Original Publication Date: 18 June, 2015
Publication / Source: Oncology Central
Authors: Shimon Slavin
Cancer immunotherapy is currently at the forefront of emerging therapies for the effective treatment of multiple types of malignancy. Many immunotherapy agents such as checkpoint inhibitors (nivolumab, ipilimumab etc.) have been demonstrated to promote reductions in both tumor burden and disease recurrence, and many results from the recent ASCO meeting continue to support the notion that cancer immunotherapy has ‘come of age’.
We recently talked to Professor Shimon Slavin from the International Center for Cell Therapy & Cancer Immunotherapy (Tel Aviv, Israel) about the other side of cancer immunotherapy, discussing his innovative work in stem cell transplantation and donor lymphocyte infusion, with the ultimate aim of curing cancer patients.
What first sparked your interest in cell therapies?
For many years I was interested in the topic of stem cells because they can be a source of different subsets of cells. By using stem cells you can therefore treat and even cure a very large number of malignant and nonmalignant diseases that are otherwise incurable.
Can you tell us a little about your career and what led you to where you are today?
First of all I started to work with hematopoietic stem cells, investigating their use in curing otherwise lethal diseases through stem cell transplantation. These include diseases caused by deficiency of bone marrow products like aplastic anemia, ‘bubble babies’ who are born without an immune system, genetic diseases, autoimmune diseases and the largest use in cancer – predominantly in hematologic malignancies but also occasionally in solid tumors such as neuroblastoma in children, and breast cancer and renal cell cancer in adults. All you have to do is prevent rejection of the bone marrow cells, and if you can do that successfully then the patient will incorporate the stem cells of the donor and will start producing normal cells.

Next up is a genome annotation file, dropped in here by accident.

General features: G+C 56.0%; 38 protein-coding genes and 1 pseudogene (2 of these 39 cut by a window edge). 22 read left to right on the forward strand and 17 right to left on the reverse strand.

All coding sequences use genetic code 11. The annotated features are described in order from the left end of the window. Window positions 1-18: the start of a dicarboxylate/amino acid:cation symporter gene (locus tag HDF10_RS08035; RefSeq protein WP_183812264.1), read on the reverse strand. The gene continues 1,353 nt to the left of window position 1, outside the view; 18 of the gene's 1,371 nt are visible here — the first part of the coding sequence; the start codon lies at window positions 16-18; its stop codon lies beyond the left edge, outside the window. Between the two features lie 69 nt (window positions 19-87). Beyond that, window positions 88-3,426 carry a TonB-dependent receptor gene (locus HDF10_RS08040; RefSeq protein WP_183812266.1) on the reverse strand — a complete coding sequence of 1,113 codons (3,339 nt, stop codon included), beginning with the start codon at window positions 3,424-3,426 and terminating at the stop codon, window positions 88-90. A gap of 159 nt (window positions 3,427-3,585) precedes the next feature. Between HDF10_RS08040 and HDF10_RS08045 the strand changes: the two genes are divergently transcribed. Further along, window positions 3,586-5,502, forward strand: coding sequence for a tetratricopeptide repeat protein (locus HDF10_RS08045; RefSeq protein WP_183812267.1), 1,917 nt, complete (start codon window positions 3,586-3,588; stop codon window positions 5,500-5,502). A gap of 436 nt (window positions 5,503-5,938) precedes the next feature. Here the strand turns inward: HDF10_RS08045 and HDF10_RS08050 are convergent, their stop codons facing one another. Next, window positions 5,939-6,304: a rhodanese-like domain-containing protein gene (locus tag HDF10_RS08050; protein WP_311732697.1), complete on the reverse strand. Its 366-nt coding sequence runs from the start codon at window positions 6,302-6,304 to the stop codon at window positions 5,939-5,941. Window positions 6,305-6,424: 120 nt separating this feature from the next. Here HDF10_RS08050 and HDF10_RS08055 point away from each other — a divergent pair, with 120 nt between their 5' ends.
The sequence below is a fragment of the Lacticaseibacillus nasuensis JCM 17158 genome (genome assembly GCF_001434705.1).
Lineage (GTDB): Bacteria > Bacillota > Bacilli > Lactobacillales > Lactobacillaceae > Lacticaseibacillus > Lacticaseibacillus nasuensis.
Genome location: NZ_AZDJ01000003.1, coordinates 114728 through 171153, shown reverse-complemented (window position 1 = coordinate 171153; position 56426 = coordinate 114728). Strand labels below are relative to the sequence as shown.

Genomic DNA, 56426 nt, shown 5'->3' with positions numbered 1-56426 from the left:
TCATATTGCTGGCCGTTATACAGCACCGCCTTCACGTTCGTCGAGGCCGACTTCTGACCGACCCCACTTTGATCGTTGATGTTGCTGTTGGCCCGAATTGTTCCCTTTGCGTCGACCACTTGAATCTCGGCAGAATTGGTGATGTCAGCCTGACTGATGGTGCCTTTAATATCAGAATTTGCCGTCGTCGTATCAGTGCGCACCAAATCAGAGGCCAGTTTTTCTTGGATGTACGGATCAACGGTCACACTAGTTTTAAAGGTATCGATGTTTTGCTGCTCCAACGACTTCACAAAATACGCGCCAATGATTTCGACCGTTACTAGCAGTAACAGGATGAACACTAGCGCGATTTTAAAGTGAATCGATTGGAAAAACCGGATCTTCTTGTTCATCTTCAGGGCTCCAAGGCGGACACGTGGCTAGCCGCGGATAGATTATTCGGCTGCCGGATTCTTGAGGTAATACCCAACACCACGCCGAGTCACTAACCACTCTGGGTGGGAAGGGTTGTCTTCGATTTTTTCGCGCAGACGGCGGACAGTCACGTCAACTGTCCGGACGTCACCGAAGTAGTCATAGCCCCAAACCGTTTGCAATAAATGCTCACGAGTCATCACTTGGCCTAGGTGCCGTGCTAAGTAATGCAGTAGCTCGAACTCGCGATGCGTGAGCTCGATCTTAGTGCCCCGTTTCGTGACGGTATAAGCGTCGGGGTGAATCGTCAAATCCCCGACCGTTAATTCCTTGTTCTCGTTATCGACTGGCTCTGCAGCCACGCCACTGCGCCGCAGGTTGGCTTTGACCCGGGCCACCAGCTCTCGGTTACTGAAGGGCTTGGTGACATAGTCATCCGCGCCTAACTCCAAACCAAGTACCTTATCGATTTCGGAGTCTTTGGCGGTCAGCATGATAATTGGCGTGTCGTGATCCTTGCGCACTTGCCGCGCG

In cancer cases there are two possibilities for cure. One is to give patients very high doses of chemotherapy and radiation therapy in an attempt to kill all the malignant cells, which you cannot do with conventional doses of either, and then rescue the patient with stem cells. If the treatment was good enough to kill all the cancer the patient may be cured. However, this is not an intelligent way to cure cancer, because in order to do that you have to use lethal doses of chemotherapy or radiation. This of course is a very risky procedure and it cannot be applied to elderly or very sick patients. When applied for treatment of children, sterility, bone growth impairment and multiple endocrinopathies are unavoidable. Even then, recurrent disease continues to be the single cause of failure, while in parallel procedure-related toxicity and mortality is also unescapable. That is the way things used to be before we changed the whole philosophy of stem cell transplantation.